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Separate Studies: Jack Whitten’s Untold Sculpture Practice April 25, 2019

By Katie Jernigan

Jack Whitten, a renowned painter recognized for his ingenuity and mesmerizing abstractions, also had a separate passion for sculpture. The exhibition Odyssey: Jack Whitten Sculpture, 1963–2017 illuminates this separate—previously unknown—body of work, showcasing 40 sculptures crafted during his five-decade career.

Symbols and Surprises
Whitten (1939–2018) first began carving wood while he studied painting at Cooper Union in New York, to better understand African art both aesthetically and as part of his identity as an African American. An example is Ancestral Totem, which pays homage to his African and American ancestors. The totem features abstracted faces stacked on each other and is topped with a head of a llama—a symbol of intelligence and a self-portrait of the artist.

At the media preview for the exhibition, the artist’s widow, Mary Whitten, said “Just so you know, I always thought it was a deer … it’s a llama. Why he picked a llama? I don’t know. Surprises about him.”

Installation view of Odyssey: Jack Whitten Sculpture, 1963–2017, featuring Ancestral Totem (right).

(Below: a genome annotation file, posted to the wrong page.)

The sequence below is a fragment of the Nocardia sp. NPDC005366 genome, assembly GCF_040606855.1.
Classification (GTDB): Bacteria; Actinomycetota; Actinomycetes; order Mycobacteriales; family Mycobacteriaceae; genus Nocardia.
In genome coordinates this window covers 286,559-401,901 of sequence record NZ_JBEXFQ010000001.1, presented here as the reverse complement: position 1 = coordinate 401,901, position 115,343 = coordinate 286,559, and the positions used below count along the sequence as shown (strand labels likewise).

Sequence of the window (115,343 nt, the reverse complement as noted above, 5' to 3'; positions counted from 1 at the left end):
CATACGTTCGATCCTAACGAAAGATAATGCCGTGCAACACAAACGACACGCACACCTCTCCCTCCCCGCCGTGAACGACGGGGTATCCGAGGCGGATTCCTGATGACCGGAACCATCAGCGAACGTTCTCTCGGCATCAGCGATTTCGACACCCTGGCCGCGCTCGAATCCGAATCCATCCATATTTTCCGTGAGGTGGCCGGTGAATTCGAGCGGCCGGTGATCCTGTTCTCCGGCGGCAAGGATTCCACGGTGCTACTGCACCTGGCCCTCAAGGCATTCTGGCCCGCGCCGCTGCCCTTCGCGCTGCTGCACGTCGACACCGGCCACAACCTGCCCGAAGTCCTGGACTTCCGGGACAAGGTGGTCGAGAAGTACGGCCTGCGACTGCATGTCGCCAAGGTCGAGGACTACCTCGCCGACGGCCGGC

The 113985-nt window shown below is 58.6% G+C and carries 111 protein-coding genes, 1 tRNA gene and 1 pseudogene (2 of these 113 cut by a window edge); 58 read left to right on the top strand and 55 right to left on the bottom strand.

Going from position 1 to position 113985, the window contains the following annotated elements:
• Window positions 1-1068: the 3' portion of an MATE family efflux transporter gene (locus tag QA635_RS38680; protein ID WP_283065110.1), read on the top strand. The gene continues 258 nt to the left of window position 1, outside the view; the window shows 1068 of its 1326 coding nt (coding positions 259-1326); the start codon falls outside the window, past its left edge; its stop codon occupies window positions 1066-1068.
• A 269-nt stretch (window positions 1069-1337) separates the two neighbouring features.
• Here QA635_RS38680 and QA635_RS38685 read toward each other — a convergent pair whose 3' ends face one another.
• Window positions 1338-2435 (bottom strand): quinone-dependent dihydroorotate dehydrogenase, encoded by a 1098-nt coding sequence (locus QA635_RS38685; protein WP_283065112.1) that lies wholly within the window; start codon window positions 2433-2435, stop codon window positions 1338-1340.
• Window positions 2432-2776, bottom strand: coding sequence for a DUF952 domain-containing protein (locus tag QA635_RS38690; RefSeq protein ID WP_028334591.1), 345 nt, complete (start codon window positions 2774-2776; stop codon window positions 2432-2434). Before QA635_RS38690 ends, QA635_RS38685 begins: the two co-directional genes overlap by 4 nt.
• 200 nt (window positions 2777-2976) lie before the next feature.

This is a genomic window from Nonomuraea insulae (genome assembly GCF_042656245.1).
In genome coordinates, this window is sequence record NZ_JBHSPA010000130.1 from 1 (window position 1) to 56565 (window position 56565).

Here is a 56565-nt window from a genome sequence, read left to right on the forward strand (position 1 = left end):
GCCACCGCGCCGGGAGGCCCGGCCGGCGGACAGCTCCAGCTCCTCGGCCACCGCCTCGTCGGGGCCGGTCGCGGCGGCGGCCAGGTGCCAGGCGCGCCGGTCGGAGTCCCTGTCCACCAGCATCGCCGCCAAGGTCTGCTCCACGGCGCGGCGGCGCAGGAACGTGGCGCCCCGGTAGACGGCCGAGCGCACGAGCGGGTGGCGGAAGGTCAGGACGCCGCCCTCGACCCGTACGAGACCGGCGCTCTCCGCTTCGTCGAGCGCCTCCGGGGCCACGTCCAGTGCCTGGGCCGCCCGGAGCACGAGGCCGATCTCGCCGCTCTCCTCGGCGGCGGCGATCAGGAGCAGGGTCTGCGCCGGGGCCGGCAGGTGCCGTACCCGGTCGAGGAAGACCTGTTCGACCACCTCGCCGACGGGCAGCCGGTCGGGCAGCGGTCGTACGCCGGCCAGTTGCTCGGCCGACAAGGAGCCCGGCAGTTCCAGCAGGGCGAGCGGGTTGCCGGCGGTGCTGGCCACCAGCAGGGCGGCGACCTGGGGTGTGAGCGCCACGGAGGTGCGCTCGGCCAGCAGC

Ancient Traditions
Whitten’s sculpture practice expanded and ultimately flourished while he spent summers in Crete with his family. Inspired by ancient Cycladic and Minoan traditions, he created works that incorporated local and found materials, from wood and marble to bones and fishing lines.

Whitten’s reliquaries, such as The Guardian I, For Mary, illustrate these traditions by featuring items associated with his wife: locks of her hair, museum and bus tickets, animal bones, wild sage and olive leaves. Intended to protect her, the piece even includes a compartment with unseen contents, known only to the artist.

Installation view of Odyssey: Jack Whitten Sculpture, 1963–2017, featuring The Guardian I, For Mary.

Rediscovered Treasures
Throughout his career, Whitten kept these two bodies of work separate. He would spend nine months of the year painting in New York, and three months in Crete exploring sculpture. Never meant to be exhibited, the sculptures primarily remained in Crete or displayed in the couple’s home.

“I had less of a connection to these early works because we were moving from house to house in Crete,” Mary Whitten said. “At that time, we would wrap them up and put them away in storage in someone’s barn and never look at them again for many, many years. It was kind of a revelation to find them again and re-see them.”

See Odyssey: Jack Whitten Sculpture, 1963–2017 in the Law Building through May 27.